We spent our time in Lihue reading on the deck of our rented condo, tasting homemade pies and shaved ice in flavors like lilikoi and li hing mui, shopping on days when dark clouds grew thick overhead and driving to the beach when the sun peeked through. The weather was mixed, but we wanted our trip to culminate in a helicopter ride over the Na Pali Coast, something that—as someone who is terrified of heights, and had heard many a helicopter tourism horror story—I was a bit apprehensive about.
There was scattered rain the afternoon we booked our helicopter trip, and I think the three of us were feeling my dad’s absence that day, the familiar dream-space of what this vacation would have looked like with him there, without the empty seat at each table for four. But I felt my heart rise with the helicopter’s ascent—the pilot pointed out landmarks, but otherwise we were left to soak in the views and listen to the pre-selected tour music, starting with the warm and charming Hawaiian Rollercoaster Ride from Lilo and Stitch. I looked out over fields speckled with chartreuse and moss green, cut with slender rivers and thick patches of forest, and felt at peace.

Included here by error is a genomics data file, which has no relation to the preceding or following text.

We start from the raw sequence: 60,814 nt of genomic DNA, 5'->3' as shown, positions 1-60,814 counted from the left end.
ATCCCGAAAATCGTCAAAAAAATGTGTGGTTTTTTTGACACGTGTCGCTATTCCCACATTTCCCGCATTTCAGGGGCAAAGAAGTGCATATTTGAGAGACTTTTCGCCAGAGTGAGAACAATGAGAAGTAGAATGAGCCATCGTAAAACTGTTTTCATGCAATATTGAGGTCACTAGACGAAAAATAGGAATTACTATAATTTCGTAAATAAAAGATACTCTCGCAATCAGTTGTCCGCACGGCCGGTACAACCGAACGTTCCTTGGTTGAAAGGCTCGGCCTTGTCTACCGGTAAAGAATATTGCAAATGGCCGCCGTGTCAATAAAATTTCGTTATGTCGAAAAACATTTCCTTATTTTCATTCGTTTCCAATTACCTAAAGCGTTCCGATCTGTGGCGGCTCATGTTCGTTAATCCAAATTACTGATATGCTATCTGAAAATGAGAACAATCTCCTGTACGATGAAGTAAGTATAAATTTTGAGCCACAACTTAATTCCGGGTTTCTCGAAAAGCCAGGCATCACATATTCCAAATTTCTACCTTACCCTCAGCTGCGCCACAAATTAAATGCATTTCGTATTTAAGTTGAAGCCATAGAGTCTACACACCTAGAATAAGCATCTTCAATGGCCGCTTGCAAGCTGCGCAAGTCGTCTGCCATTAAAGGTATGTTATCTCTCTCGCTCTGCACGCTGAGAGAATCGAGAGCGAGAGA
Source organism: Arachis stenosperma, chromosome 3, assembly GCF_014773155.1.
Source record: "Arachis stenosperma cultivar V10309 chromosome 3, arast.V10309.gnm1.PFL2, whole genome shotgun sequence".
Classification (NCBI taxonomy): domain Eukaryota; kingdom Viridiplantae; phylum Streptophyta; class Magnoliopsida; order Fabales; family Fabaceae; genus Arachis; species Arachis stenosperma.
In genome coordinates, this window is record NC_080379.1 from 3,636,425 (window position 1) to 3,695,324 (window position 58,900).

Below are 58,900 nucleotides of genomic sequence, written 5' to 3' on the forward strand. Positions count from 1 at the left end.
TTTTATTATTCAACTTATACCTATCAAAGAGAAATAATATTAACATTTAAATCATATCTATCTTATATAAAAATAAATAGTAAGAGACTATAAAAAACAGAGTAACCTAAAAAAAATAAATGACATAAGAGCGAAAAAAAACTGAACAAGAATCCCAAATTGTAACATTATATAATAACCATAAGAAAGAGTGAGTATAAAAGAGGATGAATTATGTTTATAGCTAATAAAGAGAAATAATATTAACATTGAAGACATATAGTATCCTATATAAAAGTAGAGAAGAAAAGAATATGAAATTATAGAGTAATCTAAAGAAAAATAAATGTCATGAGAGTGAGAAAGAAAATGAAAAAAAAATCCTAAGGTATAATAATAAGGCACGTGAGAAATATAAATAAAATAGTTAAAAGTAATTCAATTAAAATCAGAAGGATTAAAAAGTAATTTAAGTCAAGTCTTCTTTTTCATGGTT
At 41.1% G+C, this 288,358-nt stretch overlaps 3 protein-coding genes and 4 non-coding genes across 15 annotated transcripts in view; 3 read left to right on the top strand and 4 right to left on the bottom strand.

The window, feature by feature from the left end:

As condensation started to bead on the windows, clouds rolling to kiss each mountaintop in the distance, Somewhere Over the Rainbow by Brother Iz began to play. It made sense—we were in Hawaii, after all, but it still felt like a hand was squeezing tight in my chest. I wondered, without daring to look, whether my mom and sister felt the same.
We made our way to the coast, and the clouds parted with a serendipitous transition to Here Comes the Sun, a small rainbow arching across the mountains. It was another of Dad’s songs, one of the few I could listen to without hurt in the wake of his death, but again, it was popular and universally beloved: a beautiful comfort, something to talk about when we came down, but coincidence.